After breakfast, your German-speaking guide and bus driver will pick you up at your Airport Hotel. Driving about 2 hours to Kashan and arriving in this historical city. Visit the UNESCO Fin Garden and the Borujerdi Historical House in the old city, including the traditional bazaar. Then, have a traditional lunch at the famous traditional Saraye Ameriha Hotel. In the early evening, drive to the Maranjab Desert, exploring the desert and camel riding.
Early morning, drive to Isfahan. In Isfahan, visit the Naqshe Jahan Square (UNESCO), including the Sheikh Lotfollah and Imam Mosques, Ali Qapu Palace, and the traditional bazaar.
In the evening, you will have the opportunity to enjoy a traditional dinner at 1001 Nights Restaurant (Sherezadeh).
In the morning, visit the Chehel Sotoun palace and the Armenian District of the city, including the Vank Church. Visiting the two historical bridges (Si-o-Se Pol and Khaju). Leaving Isfahan and directly driving to the Tehran Airport Hotel. Arriving at the Airport Hotel in the evening, the tour ends.
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The best time to visit Iran is normally from April to May and from September to early November. However, Iran, as a vast country is a destination for all four seasons. For instance, in July and August, the west and northwest of Iran are the best choices due to cooler weather, mixed with classic routes, such as Tabriz, Kurdistan, Kermanshah, and Hamedan. The months of November, December, January, and February are the best time for traveling to south Iran and visiting the islands of Qeshm, Kish, Chabahar, and Bushehr.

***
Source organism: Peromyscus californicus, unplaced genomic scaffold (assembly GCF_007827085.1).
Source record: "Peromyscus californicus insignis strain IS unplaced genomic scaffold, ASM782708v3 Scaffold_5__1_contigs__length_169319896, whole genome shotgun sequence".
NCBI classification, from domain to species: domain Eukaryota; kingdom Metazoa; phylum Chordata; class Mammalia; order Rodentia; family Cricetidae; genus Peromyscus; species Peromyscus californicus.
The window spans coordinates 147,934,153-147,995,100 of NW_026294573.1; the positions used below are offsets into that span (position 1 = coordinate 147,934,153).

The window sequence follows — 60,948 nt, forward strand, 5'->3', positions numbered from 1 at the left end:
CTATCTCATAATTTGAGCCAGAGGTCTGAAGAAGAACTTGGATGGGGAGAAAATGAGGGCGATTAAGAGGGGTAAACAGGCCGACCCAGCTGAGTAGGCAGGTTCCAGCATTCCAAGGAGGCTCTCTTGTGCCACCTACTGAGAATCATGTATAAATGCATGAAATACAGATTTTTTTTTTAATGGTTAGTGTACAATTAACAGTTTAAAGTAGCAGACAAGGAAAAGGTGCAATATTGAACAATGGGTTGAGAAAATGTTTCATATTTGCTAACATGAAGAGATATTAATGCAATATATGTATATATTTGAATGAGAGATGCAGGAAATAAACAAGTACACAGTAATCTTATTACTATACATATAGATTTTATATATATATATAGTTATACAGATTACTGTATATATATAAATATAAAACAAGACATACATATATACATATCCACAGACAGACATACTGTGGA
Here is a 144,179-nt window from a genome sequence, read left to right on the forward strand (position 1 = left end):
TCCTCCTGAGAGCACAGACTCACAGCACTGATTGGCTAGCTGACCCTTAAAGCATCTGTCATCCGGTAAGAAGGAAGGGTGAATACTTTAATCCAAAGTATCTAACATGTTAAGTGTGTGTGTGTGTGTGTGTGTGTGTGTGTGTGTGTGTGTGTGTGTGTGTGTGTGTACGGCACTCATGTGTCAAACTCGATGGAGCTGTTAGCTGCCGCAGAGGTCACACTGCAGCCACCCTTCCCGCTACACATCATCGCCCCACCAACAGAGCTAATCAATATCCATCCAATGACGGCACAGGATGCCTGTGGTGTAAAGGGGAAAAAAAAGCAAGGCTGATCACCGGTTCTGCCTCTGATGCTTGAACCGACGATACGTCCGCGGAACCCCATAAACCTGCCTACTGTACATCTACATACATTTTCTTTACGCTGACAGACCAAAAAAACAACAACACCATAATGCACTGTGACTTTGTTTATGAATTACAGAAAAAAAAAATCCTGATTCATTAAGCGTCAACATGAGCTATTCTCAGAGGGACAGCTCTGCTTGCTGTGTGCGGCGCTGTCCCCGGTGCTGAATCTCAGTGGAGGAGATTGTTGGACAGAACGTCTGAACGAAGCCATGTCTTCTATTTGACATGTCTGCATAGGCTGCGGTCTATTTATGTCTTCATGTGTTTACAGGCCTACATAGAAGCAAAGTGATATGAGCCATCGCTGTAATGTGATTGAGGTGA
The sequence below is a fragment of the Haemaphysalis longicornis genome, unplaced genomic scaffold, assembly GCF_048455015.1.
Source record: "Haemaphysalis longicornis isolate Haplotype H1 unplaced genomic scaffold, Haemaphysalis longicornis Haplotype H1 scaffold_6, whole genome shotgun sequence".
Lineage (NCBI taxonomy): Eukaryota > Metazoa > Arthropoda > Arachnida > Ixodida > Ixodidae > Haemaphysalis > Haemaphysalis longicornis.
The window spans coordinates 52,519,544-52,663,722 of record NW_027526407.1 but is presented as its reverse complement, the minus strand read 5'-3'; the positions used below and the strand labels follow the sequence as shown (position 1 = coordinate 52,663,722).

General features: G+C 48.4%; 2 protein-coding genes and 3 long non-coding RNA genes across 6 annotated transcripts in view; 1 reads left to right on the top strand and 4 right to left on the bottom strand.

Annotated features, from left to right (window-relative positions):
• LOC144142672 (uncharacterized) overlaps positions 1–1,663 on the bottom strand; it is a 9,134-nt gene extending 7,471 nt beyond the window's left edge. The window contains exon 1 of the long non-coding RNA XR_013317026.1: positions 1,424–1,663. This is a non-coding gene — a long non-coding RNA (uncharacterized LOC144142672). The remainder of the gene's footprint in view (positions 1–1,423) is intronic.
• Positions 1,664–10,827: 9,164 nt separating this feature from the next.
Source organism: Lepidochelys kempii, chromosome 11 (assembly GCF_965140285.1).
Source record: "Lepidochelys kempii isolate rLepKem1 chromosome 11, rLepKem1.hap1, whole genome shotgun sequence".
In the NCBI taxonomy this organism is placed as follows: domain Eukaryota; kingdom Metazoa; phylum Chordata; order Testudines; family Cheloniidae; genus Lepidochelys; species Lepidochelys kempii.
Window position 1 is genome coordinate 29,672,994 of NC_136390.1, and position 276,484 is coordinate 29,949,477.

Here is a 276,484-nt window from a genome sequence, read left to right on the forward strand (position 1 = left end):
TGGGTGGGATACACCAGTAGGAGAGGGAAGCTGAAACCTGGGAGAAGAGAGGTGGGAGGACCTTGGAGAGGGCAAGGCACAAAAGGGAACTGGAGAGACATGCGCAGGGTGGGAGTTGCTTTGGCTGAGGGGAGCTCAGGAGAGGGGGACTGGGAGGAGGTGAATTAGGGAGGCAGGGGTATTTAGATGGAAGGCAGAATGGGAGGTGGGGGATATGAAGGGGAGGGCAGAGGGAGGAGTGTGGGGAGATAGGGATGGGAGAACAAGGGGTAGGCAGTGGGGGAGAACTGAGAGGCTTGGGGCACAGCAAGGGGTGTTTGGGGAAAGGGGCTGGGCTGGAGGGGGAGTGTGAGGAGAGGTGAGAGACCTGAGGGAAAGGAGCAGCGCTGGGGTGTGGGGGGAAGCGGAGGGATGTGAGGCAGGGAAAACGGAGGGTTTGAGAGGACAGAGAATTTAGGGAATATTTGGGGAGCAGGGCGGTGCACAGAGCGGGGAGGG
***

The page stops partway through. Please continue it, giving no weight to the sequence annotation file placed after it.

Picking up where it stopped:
The national currency in Iran is the Iranian Rial (IRR). However, due to the dramatic decrease in Iran’s currency value, Iranians informally use Toman to make daily transactions easier. Each Toman equals 10 Rials and you just need to omit one zero to find out the value in Toman.
Iran is generally safe for foreign travelers and Iranians are well-known for their warm hospitality. But if you are still in doubt, let a licensed Iranian tour operator or travel agency organize a hassle-free tour for you.
Yes, they absolutely can! They are just required to travel with a licensed local guide across the country and arrange their visas in advance.
Foreign women should wear hijab in Iran according to the country’s laws. But just a loose hijab covering their hair, neck, arms, and legs is enough. Chador and burqa are not mandatory. Chador is just mandatory in some religious sites, including some mosques or shrines, and is offered to the visitors at the entrance.
Credit cards and debit cards do not work in Iran, unfortunately, due to the sanctions. So, you can either bring enough cash with you during your trip to Iran or exchange money at the airport or exchange offices across the cities. Iranian debit cards are also available.
Yes, you can access Wi-Fi in most public places, such as hotels, restaurants, and coffee shops. However, due to filtering on some social media and websites, you should use a VPN to unblock them. You can also use data internet by buying a local SIM card in the airport or mobile shops.
Alcoholic drinks are forbidden according to the country’s laws.
You can find a great variety of vegetarian meals in the Persian culinary, as well as vegetarian restaurants in larger cities. If you are going to travel to Iran on a tour, you’d better inform the tour operator or the travel agency in advance.
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